Committee Meeting: Department Chair’s Role Best Practice: Department Chair should attend the peer committee meeting. Bring the candidate’s personnel file. Respond to factual questions from the committee. e.g., “What year was Professor X appointed?” “Did Professor X have a course buy-out from her grant in the spring?” Department Chair should NOT Set the agenda or run the meeting. Participate in deliberations. Respond to non-factual questions. e.g., “Do you think the Dean will like this?” “Do you think this person should get tenure?”
Committee Meeting: Department Chair’s Role From the Timetable and Administrative Guidelines for Promotion and Tenure at the University of MaineTimetable and Administrative Guidelines for Promotion and Tenure at the University of Maine http://www.umaine.edu/hr/faculty/promten/guidelinestime.html “The department chairperson should not chair the Peer Committee nor act as its secretary. The department chairperson should convene the Committee and be present during its deliberations, BUT MAY NOT BE A VOTING MEMBER OF THE COMMITTEE.”
Peer Committee Meeting: Confidentiality The peer committee has access to sensitive and confidential information as part of the review process. Best Practice: Refrain from discussing candidates and evaluative materials outside of the peer review meeting. Only individuals involved in the peer review process should have knowledge of the content of the review. Violation of confidentiality may be grounds for removal from the peer review committee.
Confidentiality: Why so important? Discussing the candidate outside of the formal peer review process is problematic because it may 1. Embarrass the candidate. 2. Erode the integrity of the review process. 3. Undermine the legitimacy of the committee’s recommendation. 4. Damage relationships among colleagues
Evaluating teaching Include student feedback from a standard form plus signed comments Best Practice: include observation of teaching and review syllabi and other teaching materials
Evaluating Scholarship Discipline specific. Expertise of peer committee is essential. Input from external reviewers must be considered. Evaluate relevant to the P & T criteria.
Evaluating Service Evaluate against language in P & T criteria. Consider unit norms Same expectations for men and women.
The Peer Committee Letter: Best Practices Should make the case for (or against) promotion and/or tenure based upon the information contained in the candidate’s dossier and personnel file, as it relates to the department’s P & T criteria. Should discuss performance during the relevant time period (i.e., past five years for tenure or since last promotion for advancement). Should support conclusions with evidence. Should discuss evidence that is contradictory to the recommendation (e.g., a negative external review letter). If not unanimous, should summarize majority and minority views (Majority and minority letters are acceptable but single letter is better).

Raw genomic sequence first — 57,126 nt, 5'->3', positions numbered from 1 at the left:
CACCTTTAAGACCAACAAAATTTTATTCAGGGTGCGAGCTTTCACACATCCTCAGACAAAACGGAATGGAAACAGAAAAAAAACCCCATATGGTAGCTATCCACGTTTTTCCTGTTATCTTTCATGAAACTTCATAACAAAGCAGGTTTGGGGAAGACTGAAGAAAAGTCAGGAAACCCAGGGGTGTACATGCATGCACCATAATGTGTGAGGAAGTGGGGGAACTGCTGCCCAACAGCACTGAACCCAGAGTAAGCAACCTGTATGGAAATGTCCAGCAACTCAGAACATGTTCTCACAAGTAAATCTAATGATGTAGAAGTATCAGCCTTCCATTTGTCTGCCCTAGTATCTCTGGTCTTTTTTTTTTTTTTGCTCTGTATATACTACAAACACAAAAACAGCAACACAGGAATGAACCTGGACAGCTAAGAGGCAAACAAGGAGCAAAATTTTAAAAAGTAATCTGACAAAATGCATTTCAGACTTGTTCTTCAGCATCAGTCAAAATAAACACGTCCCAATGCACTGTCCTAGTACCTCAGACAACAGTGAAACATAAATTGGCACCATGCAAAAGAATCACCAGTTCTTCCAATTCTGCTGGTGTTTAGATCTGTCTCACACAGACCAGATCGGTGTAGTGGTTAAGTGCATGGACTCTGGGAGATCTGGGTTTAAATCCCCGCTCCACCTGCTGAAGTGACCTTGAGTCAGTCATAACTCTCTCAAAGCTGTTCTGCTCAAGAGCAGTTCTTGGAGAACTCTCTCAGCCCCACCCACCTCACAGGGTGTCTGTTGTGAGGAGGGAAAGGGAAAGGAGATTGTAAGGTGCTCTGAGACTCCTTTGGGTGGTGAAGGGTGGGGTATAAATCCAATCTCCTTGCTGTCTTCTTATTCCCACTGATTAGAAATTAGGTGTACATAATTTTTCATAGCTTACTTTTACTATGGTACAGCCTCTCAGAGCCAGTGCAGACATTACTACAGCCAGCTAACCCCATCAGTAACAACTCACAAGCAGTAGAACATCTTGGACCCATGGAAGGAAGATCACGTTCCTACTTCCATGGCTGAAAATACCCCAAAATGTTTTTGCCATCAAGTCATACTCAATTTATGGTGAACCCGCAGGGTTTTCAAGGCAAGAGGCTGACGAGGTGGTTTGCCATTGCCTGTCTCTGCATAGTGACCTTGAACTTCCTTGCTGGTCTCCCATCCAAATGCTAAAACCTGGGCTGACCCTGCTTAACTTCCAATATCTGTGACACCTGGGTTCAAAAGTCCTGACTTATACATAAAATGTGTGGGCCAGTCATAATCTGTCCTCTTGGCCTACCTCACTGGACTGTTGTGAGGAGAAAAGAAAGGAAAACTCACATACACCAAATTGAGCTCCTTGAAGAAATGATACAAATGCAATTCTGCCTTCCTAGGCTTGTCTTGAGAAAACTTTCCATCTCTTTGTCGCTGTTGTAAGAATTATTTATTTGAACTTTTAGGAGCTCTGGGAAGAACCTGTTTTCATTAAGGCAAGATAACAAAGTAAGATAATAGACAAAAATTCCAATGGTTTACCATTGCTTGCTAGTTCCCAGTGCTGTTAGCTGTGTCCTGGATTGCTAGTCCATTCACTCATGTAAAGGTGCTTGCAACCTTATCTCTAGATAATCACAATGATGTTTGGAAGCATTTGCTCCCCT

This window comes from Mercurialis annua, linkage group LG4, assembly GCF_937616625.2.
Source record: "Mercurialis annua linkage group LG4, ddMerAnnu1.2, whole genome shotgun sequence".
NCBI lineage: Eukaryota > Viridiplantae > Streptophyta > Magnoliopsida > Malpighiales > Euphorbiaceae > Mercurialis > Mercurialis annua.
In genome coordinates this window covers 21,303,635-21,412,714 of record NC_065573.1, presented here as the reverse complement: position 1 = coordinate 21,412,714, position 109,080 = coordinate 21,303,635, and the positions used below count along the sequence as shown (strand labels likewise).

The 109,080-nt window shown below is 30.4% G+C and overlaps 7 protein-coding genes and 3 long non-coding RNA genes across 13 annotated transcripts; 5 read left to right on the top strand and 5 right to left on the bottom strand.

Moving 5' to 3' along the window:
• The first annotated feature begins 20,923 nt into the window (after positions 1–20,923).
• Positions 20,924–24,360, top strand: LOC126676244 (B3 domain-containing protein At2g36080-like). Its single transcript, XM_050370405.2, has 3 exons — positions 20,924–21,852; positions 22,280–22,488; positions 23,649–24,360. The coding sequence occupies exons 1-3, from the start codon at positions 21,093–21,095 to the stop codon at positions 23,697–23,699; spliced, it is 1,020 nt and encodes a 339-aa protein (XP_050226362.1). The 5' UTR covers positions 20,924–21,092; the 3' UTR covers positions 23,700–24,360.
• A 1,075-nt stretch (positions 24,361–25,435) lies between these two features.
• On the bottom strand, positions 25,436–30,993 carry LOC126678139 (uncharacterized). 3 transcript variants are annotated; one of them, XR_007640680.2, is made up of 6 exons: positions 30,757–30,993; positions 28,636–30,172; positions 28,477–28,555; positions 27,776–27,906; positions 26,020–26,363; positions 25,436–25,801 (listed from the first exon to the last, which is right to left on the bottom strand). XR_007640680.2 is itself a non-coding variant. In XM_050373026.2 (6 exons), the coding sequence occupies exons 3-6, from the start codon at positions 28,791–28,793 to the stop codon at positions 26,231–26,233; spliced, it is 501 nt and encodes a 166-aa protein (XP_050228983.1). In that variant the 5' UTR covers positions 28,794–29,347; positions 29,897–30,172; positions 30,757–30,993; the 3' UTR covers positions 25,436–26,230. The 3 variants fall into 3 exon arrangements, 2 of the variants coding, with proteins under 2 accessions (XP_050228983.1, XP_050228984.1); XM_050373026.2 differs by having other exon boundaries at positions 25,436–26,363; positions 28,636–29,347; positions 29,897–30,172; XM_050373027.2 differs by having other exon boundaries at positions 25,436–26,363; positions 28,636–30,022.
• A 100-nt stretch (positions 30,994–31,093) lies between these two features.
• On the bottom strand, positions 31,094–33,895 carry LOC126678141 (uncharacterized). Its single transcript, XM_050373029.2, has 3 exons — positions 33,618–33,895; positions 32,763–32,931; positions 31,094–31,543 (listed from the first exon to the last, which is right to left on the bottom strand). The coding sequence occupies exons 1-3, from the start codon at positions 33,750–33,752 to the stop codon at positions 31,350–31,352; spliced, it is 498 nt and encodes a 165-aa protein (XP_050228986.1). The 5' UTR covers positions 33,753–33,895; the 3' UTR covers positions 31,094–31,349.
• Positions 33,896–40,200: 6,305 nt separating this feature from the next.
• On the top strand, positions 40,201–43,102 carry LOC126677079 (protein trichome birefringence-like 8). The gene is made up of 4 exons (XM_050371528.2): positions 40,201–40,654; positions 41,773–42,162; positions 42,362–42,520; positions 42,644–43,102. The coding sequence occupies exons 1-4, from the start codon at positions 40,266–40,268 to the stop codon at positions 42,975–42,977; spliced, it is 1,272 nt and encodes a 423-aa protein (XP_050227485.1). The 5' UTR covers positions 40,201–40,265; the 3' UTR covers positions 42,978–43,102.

Letters: Be aware of implicit biases Implicit bias (sometimes called hidden or unconscious bias) refers to learned stereotypes that influence how we behave, including how we evaluate others. Implicit biases exist outside of conscious awareness. Implicit biases regarding gender, race, and age can impact peer evaluations. External reviewers and peer committees may unintentionally use biased language in their letters. Studies shows people tend to use different words when evaluating men and women. These subtle word choices can impact others’ impressions. Gender-based differences in evaluative language tend to appear whether the evaluator is male or female.
Examples of implicit bias Male faculty member Highly skilled Highly effective Important figure Expert scientist Skilled diplomat Enormous credibility Female faculty member Excellent citizen Diligent Committed Determined Enthusiastic Energetic
Guarding against implicit biases Increase awareness of biases and be conscientious. Have multiple reviewers edit letter. Ask oneself – “Would I use the same language to describe candidate X if she was a man (or he was a woman)?”
The Letter: Signatures According to the contract: “Peer recommendations both majority and minority (if any) must be signed by all of the peer committee members participating in the recommendation. The names of all peer committee members must be listed and a tally of the vote including any abstentions must be recorded.” Peer committee members are not required to indicate in the recommendation letter whether they voted for or against promotion/tenure. Practices vary among units in this regard.
Department Chair’s Evaluation Is separate from the peer committee evaluation. Considers the entire dossier including the peer committee’s letter. The chair’s letter should make the case for (or against) promotion and/or tenure based upon the information contained in the candidate’s dossier, the peer committee letter, and the department’s criteria. Should discuss performance during the relevant time period (i.e., past five years for tenure or since last promotion for advancement). Should support conclusions with evidence. Should discuss evidence that is contradictory to the recommendation (e.g., a negative external review letter). Avoid implicit bias.
What deans and other administrators want Clear, logical, and evidence-based letters from peer committees and chairs/directors. Balanced letters that consider all the data are stronger than letters that selectively abstract information consistent with ultimate recommendation.
COMMENTS OR QUESTIONS? The Rising Tide Center 229 Alumni Hall 581-3439 or email@example.com@maine.edu The Provost’s Office 201 Alumni Hall 581-1547